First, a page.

Indigenous Iowans: Meskwaki culture and heritage


by Riley Fletcher, Staff Reporter

Stephanie BadSoldier Snow, in partnership with NAISA, spoke about Indigenous Iowans for Native American History Month via Zoom on Nov. 22. 

Snow was raised on the Meskwaki Settlement with traditional Meskwaki beliefs and language. She is also an enrolled member of the Ho-Chunk Nation of Wisconsin. 

The Meskwaki are the only current resident tribe in the state of Iowa. Snow emphasized how the Meskwaki have existed in the United States for thousands of years. Meskwaki people have an intimate tie to the earth, their origin story saying their people first came from red clay. 

“We believe that our bodies were created from this earth so, therefore, it’s borrowed, and when we die, we will go back to it,” Snow said. “…Something else will eat from you, something else will grow from you. There’s a deep respect for the land and everything in existence because of that.”

There are eight clans within the Meskwaki Tribe: thunder, bear, eagle, fox, wolf, fish, beaver and swan. Snow belongs to the Swan Clan. She carries the name Aditea, which means “going beyond.”

Snow says archaeological evidence such as pots specific to the Meskwaki were found in Northern Mexico, suggesting them to have origins there.

“You’re not going to hear that from everyone,” Snow said. “…There are not a lot of people who know that or who will claim that. For me, that’s really important, to tell the truth of our history.”

The Meskwaki were firmly established in Iowa by 1800 but lost all their land through a series of treaty cessions in 1845. Most were removed to reservations in Kansas and Oklahoma, but some remained hidden in Iowa. A decade later, in 1856, the Iowa legislature created a law permitting the Meskwaki to stay in Iowa.

In 1857, the Meskwaki purchased the first 80 acres of their current settlement in Tama County. Over the years, the tribe continued to buy land and currently owns more than 8,100 acres in Tama, Marshall and Palo Alto County.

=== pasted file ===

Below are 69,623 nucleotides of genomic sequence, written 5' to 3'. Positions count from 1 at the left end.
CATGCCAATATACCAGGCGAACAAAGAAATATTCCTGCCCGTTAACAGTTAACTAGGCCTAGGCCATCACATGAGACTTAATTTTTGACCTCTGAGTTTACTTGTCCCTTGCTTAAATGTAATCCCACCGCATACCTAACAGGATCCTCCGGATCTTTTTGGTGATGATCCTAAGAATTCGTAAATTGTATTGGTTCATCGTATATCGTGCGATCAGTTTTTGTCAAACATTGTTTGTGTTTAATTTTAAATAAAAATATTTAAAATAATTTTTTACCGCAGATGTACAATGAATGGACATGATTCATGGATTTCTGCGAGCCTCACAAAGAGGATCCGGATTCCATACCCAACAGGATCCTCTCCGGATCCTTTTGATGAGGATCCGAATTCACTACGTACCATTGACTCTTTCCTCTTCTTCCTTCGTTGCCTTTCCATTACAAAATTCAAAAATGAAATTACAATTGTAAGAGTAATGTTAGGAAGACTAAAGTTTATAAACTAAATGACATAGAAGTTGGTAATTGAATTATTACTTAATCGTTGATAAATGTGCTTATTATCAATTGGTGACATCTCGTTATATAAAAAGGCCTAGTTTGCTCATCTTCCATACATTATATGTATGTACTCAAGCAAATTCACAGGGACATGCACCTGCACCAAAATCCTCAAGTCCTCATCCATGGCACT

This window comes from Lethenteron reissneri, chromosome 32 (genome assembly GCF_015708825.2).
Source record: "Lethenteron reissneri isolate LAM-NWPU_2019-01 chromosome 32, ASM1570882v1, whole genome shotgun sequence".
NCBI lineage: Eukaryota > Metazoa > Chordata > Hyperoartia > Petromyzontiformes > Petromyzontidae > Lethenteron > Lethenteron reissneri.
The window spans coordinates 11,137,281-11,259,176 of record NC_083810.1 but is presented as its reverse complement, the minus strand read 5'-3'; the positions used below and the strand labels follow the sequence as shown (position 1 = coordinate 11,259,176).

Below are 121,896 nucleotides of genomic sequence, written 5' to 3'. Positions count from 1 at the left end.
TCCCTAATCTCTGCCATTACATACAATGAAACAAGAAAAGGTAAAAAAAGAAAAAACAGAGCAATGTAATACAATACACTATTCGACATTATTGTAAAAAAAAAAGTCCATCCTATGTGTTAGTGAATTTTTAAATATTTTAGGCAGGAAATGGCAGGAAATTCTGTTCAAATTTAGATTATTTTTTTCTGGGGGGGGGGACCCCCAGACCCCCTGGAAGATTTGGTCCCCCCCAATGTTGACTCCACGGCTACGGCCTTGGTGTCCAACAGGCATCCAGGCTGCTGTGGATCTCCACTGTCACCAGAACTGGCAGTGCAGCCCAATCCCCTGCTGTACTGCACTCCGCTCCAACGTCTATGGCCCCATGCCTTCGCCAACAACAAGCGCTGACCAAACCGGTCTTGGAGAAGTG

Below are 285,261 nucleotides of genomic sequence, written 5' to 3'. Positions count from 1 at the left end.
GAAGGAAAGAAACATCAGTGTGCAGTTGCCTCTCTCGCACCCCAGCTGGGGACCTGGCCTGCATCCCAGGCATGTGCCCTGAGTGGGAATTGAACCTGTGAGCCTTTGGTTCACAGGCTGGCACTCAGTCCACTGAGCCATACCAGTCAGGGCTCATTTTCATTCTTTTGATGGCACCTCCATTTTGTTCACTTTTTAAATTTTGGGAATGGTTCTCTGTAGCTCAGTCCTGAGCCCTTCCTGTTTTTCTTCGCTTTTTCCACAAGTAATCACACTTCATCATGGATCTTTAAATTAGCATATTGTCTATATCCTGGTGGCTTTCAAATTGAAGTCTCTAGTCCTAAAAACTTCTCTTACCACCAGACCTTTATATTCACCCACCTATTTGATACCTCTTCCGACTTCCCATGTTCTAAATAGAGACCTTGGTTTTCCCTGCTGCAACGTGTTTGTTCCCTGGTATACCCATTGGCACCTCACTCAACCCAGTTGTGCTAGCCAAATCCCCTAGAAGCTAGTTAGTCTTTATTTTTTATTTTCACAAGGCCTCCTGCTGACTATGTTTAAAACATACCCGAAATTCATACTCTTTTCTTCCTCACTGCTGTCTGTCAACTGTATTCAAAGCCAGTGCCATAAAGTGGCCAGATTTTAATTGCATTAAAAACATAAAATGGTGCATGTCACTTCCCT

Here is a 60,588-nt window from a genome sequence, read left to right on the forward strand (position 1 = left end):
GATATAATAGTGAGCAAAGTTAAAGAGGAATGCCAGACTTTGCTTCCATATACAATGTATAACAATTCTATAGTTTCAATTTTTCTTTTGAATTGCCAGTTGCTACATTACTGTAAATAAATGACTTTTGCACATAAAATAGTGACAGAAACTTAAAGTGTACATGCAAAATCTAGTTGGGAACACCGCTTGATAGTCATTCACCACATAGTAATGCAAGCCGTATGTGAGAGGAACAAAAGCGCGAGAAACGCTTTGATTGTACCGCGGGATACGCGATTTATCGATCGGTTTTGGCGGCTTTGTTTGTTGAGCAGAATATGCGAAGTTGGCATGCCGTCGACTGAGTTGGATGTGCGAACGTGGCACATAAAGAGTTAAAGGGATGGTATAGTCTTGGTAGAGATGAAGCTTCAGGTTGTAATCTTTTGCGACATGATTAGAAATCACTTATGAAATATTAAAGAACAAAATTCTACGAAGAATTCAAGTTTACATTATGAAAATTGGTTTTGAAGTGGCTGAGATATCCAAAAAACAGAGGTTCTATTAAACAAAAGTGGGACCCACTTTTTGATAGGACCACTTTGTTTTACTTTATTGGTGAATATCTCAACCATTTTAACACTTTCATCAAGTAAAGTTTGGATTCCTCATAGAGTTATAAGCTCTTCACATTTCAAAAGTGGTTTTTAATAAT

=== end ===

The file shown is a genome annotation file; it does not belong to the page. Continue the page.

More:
The Meskwaki are the only tribe in the United States that owns their land through purchase. The settlement is not considered a reservation as it is privately purchased property. 

“We were watching what others were doing, and we knew things were not going to change,” Snow said. “This was a change that was happening to us, being imposed on us, and that we would have to learn how to live in it.”

Snow describes their land as being sacred, as many were buried there in the past. Traditionally, the deceased are taken to a place where they can be “elevated,” but during a smallpox outbreak, this was not possible.

“Our people were dying so fast that they had to bury our people right there where they were dying,” Snow said. 

As a result of colonization, Meskwaki ceremonies became much more private and still are to this day. Snow discusses the implications of colonization on Indigenous people to this day.

“Colonization continues to be an issue for us. We’ve lost a lot of customs because of this, and it has changed our lifestyle,” Snow said. “We were forced into what are essentially concentration camps, and that’s our reservation system. For a long time, people were not even allowed to leave their reservations or leave the fort where they might’ve posted people and imprisoned them as well.”

Today, there are 1,450 enrolled tribal members of the Meskwaki Nation.